My Lord of true peace, You and Your holy will are the only path to the deepest fulfillment of all of my desires in life. When I make poor choices that lead to disorder and confusion, help me to turn to You with all my heart. Please unmask any deception I struggle with and give me the strength I need to seek You and Your peace alone. Jesus, I trust in You.


Wednesday, May 5, 2021

Firmly Connected to Christ

Wednesday of the Fifth Week of Easter

I am the vine, you are the branches. Whoever remains in me and I in him will bear much fruit, because without me you can do nothing. John 15:5

The first amazing thing to recognize in this passage is the simple fact that God wants to produce good fruit in your life. He also wants to bring His grace and mercy into the world through you. The vine does not produce the fruit alone but does so through the instrumentality of the branches. So if we take this teaching at face value, God is saying that He has chosen to bring His grace and mercy into your life and into the world through you.

To add greater clarity to this holy mission that we have all been given, Jesus makes a very profound statement. He says “without me you can do nothing.” When considering this line spoken by our Lord, it may be useful to reflect upon what the word “nothing” means. Saint Augustine points out that Jesus added “you can do nothing” to emphasize the fact that, by ourselves, by our own effort, we cannot even produce a “little” good fruit. For example, it would be like cutting off a twig from an apple tree and hoping that the twig will produce an apple.

The fruit that God wants to produce also takes place within your soul, in the form of the Fruits of the Holy Spirit. These fruits consist of love, joy, peace, patience, kindness, goodness, faithfulness, gentleness, and self-control (See Galatians 5:22–23). Each one of these gifts from God will have the effect of transforming you more fully into an image of God Himself in our world. Try to take a moment to consider each one of those Fruits of the Holy Spirit. Each one is very desirable. Growing in a desire for them will help you grow in a desire for the Holy Spirit in your life.

When the Gospel passage quoted above is considered in its two parts, it is also clear that if we separate ourselves from God, then it is impossible to experience any one of the Fruits of the Holy Spirit. Without a firm connection to our God, we will have no love, no joy, no patience, kindness, etc. None of that is possible unless our lives are firmly connected to the Vine, Who is Christ Himself. So fostering a positive desire for these good fruits, as well as a holy fear of losing them, is useful.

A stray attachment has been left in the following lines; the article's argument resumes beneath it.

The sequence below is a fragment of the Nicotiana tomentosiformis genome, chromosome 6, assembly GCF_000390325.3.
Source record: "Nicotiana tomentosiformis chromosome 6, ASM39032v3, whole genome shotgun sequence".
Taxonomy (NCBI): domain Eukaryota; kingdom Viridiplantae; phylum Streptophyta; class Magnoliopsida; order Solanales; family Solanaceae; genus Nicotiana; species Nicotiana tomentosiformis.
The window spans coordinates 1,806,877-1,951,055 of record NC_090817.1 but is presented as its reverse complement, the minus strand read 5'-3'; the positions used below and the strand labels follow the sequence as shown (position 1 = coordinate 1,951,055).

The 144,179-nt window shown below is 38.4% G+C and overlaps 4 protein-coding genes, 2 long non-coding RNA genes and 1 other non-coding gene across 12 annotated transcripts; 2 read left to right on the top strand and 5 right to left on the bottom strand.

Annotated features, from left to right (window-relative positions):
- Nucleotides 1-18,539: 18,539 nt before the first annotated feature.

Reflect, today, upon the beautiful and meaningful image given to us by Jesus of the vine and the branches. Think of a vine and then think of yourself firmly attached to that vine. Sit with that image prayerfully and let God speak to you. He wants to do great things in you and through you. If you will only cling to Him with all your heart, an abundance of good fruit will be produced.

Jesus the Vine, You are the source of all goodness, and, without You, I can do nothing. Help me to always remember how deeply I need You in my life and help me to cling to You always. Please bring forth an abundance of good fruit in my life and, through me, into the world. Jesus, I trust in You.


Thursday, May 6, 2021

The Good Fruit of Obedience

Thursday of the Fifth Week of Easter

If you keep my commandments, you will remain in my love, just as I have kept my Father’s commandments and remain in his love. John 15:10

When Jesus spoke the line above, He followed it by saying, “I have told you this so that my joy might be in you and your joy might be complete.” These two lines, taken side by side, provide a helpful unity of Jesus’ teaching regarding holy obedience to Him.

First, Jesus speaks of the necessity of keeping His commandments. To some, such a statement, when taken by itself, can seem burdensome, dictatorial, oppressive, and confining. But is it? The answer is found clearly as we read on.